Franny’s food truck is a campus eatery located behind Sibley Hall. Being a non-traditional campus eatery, many may argue against Franny’s quality of food and service as compared to other dining options on campus. In any case, Franny’s is certainly the least well-known dining option on campus. First and foremost, a trip to Franny’s requires a long walk from main campus. Furthermore, Franny’s lacks covered seating, an off-putting concern during the cold winter season. With such stiff competition among dining eateries across campus, it is difficult to understand why one would choose to eat at Franny’s.
However, you simply have to talk to any student in the AAP college to understand the degree of importance that Franny’s has in their lives. Many students and faculty manage to visit Franny’s on a daily basis, whether it is to eat lunch or grab a quick snack. True Franny’s enthusiasts treat a simple lunch at the food truck as part of their routine, ordering and picking up their meal of choice before walking down the steps from the back of Franny’s that lead to the Green Dragon Café to enjoy their meal during the colder months. In the summer, it is common to see students lounging across the large white granite blocks parallel to Sibley whilst enjoying their meals prepared by the food truck.
As an advocate of Franny’s, I believe there are many reasons why you should go out of your way to visit. First, the short waiting time for food at Franny’s is great. Contrary to common belief, Franny’s lack of indoor seating actually benefits the establishment, as students do not crowd around the area with their meals. This allows for efficient preparation of the food and extremely quick service. Second, Franny’s creatively planned menu is unique and cannot be found at other eateries. The food truck fuses a wide range of flavors and spices from Eastern and Western traditions to create unorthodox dishes. Examples of Franny’s innovative menu include a series of Asian-inspired dishes such as the Phoritto. The Phoritto, a play on the words “pho” and “burrito,” is made of thin strips of flattened out rice noodles, coriander, spices and thinly sliced meats layered within a warmed flour tortilla shell. There are also more traditional dishes such as the Korean vegetarian bowl, which consists of warm rice layered with pickled radishes and carrots, strips of seaweed, edamame, cucumbers and tofu doused in a spicy Gochujang dressing made from chilis and fermented beans.
Franny’s is also known to be one of the most flexible eateries on campus. Students personalize their rice bowls by mixing sides and condiments from other dishes. Ask any regular Franny’s patron and you will discover that students leave with varied portions of the dishes from the menu, each catered to their personal tastes. Students who are veterans of the food truck will tell you about their personal requests at Franny’s, such as having an additional poached egg in their rice bowls or cross-ordering other sides to their bowls. Franny’s customizable menu allows for students of different dietary needs to enjoy their meals with ease.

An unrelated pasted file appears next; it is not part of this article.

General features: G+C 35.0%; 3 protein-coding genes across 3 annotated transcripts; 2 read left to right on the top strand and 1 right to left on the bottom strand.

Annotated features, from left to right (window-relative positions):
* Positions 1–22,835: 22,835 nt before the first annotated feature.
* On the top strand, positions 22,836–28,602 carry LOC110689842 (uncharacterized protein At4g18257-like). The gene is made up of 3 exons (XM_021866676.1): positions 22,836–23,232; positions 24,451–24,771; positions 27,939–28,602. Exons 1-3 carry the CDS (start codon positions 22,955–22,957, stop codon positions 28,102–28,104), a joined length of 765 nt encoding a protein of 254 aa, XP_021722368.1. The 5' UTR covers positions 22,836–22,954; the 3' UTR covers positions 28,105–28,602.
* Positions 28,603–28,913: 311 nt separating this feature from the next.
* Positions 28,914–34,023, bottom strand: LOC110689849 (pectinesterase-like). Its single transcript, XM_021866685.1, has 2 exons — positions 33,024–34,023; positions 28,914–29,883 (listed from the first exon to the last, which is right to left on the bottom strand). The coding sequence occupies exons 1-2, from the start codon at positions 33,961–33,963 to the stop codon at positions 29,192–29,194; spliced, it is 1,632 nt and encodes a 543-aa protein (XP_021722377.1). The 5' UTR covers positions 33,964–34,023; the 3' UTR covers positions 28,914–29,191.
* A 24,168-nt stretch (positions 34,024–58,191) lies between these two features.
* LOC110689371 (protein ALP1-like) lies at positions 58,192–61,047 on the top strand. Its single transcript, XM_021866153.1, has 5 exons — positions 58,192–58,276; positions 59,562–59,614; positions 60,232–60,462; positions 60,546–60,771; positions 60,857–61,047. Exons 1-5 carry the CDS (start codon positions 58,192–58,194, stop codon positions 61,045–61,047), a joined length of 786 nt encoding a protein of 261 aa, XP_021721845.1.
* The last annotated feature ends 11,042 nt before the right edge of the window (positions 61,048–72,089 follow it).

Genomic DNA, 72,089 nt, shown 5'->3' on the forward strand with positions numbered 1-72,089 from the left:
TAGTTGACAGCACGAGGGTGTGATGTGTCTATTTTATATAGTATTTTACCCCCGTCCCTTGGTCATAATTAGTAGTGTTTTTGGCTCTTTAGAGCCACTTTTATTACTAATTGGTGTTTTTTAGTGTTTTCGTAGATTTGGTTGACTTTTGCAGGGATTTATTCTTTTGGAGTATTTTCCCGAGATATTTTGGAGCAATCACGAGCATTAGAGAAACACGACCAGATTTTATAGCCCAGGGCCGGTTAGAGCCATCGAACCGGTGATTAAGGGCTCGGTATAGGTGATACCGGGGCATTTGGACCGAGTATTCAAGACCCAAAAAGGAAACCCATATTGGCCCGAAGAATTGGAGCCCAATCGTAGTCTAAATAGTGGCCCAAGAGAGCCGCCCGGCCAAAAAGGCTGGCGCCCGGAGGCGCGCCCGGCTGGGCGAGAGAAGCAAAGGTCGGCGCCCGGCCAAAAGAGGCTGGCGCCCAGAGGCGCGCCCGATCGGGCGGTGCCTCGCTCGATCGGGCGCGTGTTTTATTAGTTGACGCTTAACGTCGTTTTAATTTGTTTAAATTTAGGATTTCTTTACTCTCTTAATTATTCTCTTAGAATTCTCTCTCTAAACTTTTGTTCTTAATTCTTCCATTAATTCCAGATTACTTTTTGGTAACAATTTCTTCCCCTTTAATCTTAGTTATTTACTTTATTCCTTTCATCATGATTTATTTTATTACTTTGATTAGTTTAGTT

My go-to meal at Franny’s has to be their chicken tikka rice bowl. Thick chunks of protein marinated in curry powder, crushed cumin and other spices layer the rice bowl, topped off with a savory curry sauce — flavors that compliment each other perfectly. There are definitely flaws in the dish such as the overcooked rice, a common mistake that is almost unavoidable when you try to cook large batches of rice simultaneously. However, the rice’s wet consistency complements the smoky chicken slices which are generously placed on top. I have also tried their vegetarian option, where the dish is made with tofu cubes cooked in an aromatic yellow curry paste. You really cannot go wrong with either choice of protein.
Four pieces of garlic cheese naan bread accompany the rice bowl which I gladly use to mop up the remaining sauces on the bottom of the bowl. If that was not enough flavor, two small containers of sauces are served with the rice bowl. One is made from a mixture of herbs and mint and has a refreshing and light finish, with a light green color that looks like a liquid form of minty pesto with a slight tang. The second sauce resembles a traditional Indian chutney, with a slightly thicker sauce that has a floral component and a sweet fruity finish. Both sauces complement the protein and naan very well. Instead of the normal potatoes and chickpea mix that comes with the chicken tikka bowl, I opt for a side of radish and carrot slaw which is usually only served with the Korean rice bowl. The slaw is made with thin strips of earthy vegetables brined in a vinegary mix. The slaw acts as a perfect textural change to the soft and tender bites of naan and protein of choice, with the acidity of the slaw balancing out the sweet and tangy flavor of the dish.
I dine at Franny’s at least twice a week with my classmates after our lecture in Sibley Hall. Although we follow drastically different schedules, we always get lunch together at Franny’s on Tuesday and Thursday after class. Shamelessly, I have been ordering the same tikka rice bowl at Franny’s for the past few months, sporadically changing my protein of choice. Franny’s is a representation of what college dining halls should be — creative yet not overdone food choices at a reasonable price point with customizable options. Although it is hard to break rhythm with Franny’s, I am glad this is the case.
Serves: Vegetarian/Asian/New American
Vibe: Casual, outdoors, grab and go